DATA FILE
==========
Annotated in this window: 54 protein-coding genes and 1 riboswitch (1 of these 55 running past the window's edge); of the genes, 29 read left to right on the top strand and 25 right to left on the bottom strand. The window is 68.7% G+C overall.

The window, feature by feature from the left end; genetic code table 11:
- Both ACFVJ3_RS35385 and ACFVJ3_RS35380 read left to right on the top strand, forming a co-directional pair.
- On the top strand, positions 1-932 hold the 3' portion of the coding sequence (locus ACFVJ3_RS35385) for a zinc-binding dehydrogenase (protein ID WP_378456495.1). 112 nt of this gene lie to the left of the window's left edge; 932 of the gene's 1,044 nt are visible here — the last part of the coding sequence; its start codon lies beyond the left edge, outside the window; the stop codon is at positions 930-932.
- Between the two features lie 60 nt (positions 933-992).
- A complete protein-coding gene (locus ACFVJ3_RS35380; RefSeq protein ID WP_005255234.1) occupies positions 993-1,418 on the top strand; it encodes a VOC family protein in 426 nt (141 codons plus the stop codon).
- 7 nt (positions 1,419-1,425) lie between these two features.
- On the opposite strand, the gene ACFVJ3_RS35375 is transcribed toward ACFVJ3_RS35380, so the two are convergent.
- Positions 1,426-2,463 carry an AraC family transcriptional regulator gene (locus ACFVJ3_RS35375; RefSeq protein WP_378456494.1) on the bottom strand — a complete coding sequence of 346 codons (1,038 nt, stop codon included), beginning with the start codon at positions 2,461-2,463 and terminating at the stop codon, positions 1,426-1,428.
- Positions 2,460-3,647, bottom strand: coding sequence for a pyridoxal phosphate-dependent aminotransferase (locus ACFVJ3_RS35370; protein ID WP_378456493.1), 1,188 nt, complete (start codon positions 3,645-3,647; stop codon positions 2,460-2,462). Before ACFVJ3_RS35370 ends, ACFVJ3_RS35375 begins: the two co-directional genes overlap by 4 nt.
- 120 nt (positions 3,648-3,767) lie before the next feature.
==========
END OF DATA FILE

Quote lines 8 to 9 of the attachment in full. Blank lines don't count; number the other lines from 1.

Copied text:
- On the opposite strand, the gene ACFVJ3_RS35375 is transcribed toward ACFVJ3_RS35380, so the two are convergent.
- Positions 1,426-2,463 carry an AraC family transcriptional regulator gene (locus ACFVJ3_RS35375; RefSeq protein WP_378456494.1) on the bottom strand — a complete coding sequence of 346 codons (1,038 nt, stop codon included), beginning with the start codon at positions 2,461-2,463 and terminating at the stop codon, positions 1,426-1,428.